On this page:
8.1 “Scheme” versus “Racket”
8.2 CGC versus 3m
8.3 Embedding and Extending Racket
8.4 Racket BC and Places
8.5 Racket BC and Threads
8.6 Racket BC, Unicode, Characters, and Strings
8.7 Racket BC Integers

8 Overview (BC)🔗

The Racket BC runtime system is implemented in C and provides the compiler from source to bytecode format, the JIT compiler from bytecode to machine code, I/O functionality, threads, and memory management.

8.1 “Scheme” versus “Racket”🔗

The old name for Racket was “PLT Scheme,” and the core compiler and run-time system used to be called “MzScheme.” The old names are entrenched in Racket internals, to the point that most C bindings defined in this manual start with scheme_. In principle, they all should be renamed to start racket_.

8.2 CGC versus 3m🔗

Before mixing any C code with Racket BC, first decide whether to use the 3m variant of Racket, the CGC variant of Racket, or both:

At the C level, working with CGC can be much easier than working with 3m, but overall system performance is typically better with 3m.

8.3 Embedding and Extending Racket🔗

The Racket run-time system can be embedded into a larger program; see Embedding into a Program (BC) for more information. As an alternative to embedding, the racket executable can also be run in a subprocess, and that choice may be better for many purposes. On Windows, MzCom provides another option.

The Racket run-time system can be extended with new C-implemented functions. Historically, writing an extension could provide performance benefits relative to writing pure Racket code, but Racket performance has improved to the point that performance benefits of writing C code (if any) are usually too small to justify the maintenance effort. For calling functions that are provided by a C-implemented library, meanwhile, using with foreign-function interface within Racket is a better choice than writing an extension of Racket to call the library.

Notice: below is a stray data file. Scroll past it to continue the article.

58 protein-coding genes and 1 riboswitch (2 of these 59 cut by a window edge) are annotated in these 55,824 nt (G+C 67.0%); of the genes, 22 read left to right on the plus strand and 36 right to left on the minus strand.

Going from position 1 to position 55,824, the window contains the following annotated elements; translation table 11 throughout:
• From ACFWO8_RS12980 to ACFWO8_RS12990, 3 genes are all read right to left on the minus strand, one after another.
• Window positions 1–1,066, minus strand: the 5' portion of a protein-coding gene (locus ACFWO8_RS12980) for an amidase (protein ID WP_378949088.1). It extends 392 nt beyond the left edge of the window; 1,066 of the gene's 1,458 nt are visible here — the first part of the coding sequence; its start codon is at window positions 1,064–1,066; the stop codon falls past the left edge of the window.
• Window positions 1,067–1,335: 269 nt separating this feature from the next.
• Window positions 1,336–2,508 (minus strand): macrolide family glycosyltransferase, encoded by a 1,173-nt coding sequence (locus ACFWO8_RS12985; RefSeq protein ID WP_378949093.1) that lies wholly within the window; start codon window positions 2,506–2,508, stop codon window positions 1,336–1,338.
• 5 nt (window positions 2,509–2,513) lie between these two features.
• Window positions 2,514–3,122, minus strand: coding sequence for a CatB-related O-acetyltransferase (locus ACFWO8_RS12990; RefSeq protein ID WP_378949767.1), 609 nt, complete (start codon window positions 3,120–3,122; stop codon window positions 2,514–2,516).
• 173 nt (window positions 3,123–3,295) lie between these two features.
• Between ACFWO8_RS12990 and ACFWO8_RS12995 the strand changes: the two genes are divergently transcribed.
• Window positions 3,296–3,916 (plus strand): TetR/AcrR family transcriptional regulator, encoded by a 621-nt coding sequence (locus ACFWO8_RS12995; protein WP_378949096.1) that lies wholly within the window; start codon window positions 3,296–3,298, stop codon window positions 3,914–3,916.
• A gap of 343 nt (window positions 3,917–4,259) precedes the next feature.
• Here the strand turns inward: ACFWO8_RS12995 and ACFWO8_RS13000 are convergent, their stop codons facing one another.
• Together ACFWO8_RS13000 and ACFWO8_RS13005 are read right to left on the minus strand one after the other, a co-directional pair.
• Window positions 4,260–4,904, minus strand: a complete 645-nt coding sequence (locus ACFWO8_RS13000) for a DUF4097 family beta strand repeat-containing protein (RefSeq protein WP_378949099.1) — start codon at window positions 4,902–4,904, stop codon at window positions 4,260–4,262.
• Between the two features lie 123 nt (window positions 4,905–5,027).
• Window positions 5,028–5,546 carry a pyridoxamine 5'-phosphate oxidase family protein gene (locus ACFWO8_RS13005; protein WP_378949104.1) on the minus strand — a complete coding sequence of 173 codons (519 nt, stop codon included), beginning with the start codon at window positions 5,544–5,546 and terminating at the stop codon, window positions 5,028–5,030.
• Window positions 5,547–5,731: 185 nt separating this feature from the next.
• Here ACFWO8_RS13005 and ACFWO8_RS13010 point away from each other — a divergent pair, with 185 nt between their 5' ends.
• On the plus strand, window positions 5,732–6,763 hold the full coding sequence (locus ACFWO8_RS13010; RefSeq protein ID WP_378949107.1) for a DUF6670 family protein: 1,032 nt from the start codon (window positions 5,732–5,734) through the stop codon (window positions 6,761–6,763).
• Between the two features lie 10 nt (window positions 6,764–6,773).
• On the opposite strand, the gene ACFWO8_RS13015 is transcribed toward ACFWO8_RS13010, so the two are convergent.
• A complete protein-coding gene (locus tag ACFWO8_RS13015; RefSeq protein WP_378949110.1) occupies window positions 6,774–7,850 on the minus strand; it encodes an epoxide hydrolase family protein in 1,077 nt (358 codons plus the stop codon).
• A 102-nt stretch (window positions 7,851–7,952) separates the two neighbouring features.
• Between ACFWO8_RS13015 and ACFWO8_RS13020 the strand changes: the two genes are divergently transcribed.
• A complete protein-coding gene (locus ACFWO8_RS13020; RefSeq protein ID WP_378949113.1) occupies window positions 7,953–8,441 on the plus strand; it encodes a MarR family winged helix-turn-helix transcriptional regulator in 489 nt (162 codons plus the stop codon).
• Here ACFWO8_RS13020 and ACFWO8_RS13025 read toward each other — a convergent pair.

8.4 Racket BC and Places🔗

Each Racket place corresponds to a separate OS-implemented thread. Each place has its own memory manager. Pointers to GC-managed memory cannot be communicated from one place to another, because such pointers in one place are invisible to the memory manager of another place.

When place support is enabled, static variables at the C level generally cannot hold pointers to GC-managed memory, since the static variable may be used from multiple places. For some OSes, a static variable can be made thread-local, in which case it has a different address in each OS thread, and each different address can be registered with the GC for a given place.

In an embedding application, the OS thread that originally calls scheme_basic_env is the OS thread of the original place. When scheme_basic_env is called a second time to reset the interpreter, it can be called in an OS thread that is different from the original call to scheme_basic_env. Thereafter, the new thread is the OS thread for the original place.

8.5 Racket BC and Threads🔗

Racket implements threads for Racket programs without aid from the operating system, so that Racket threads are cooperative from the perspective of C code. Stand-alone Racket may uses a few private OS-implemented threads for background tasks, but these OS-implemented threads are never exposed by the Racket API.

Racket can co-exist with additional OS-implemented threads, but the additional OS threads must not call any scheme_ function. Only the OS thread representing a particular place can call scheme_ functions. (This restriction is stronger than saying all calls for a given place must be serialized across threads. Racket relies on properties of specific threads to avoid stack overflow and garbage collection.) In an embedding application, for the original place, only the OS thread used to call scheme_basic_env can call scheme_ functions. For any other place, only the OS thread that is created by Racket for the place can be used to call scheme_ functions.

See Threads (BC) for more information about threads, including the possible effects of Racket’s thread implementation on extension and embedding C code.

8.6 Racket BC, Unicode, Characters, and Strings🔗

A character in Racket is a Unicode code point. In C, a character value has type mzchar, which is an alias for unsigned which is, in turn, 4 bytes for a properly compiled Racket. Thus, a mzchar* string is effectively a UCS-4 string.

Only a few Racket functions use mzchar*. Instead, most functions accept char* strings. When such byte strings are to be used as a character strings, they are interpreted as UTF-8 encodings. A plain ASCII string is always acceptable in such cases, since the UTF-8 encoding of an ASCII string is itself.

See also Strings and String Encodings (BC).

8.7 Racket BC Integers🔗

Racket expects to be compiled in a mode where short is a 16-bit integer, int is a 32-bit integer, and intptr_t has the same number of bits as void*. The long type can match either int or intptr_t, depending on the platform. The mzlonglong type has 64 bits for compilers that support a 64-bit integer type, otherwise it is the same as intptr_t; thus, mzlonglong tends to match long long. The umzlonglong type is the unsigned version of mzlonglong.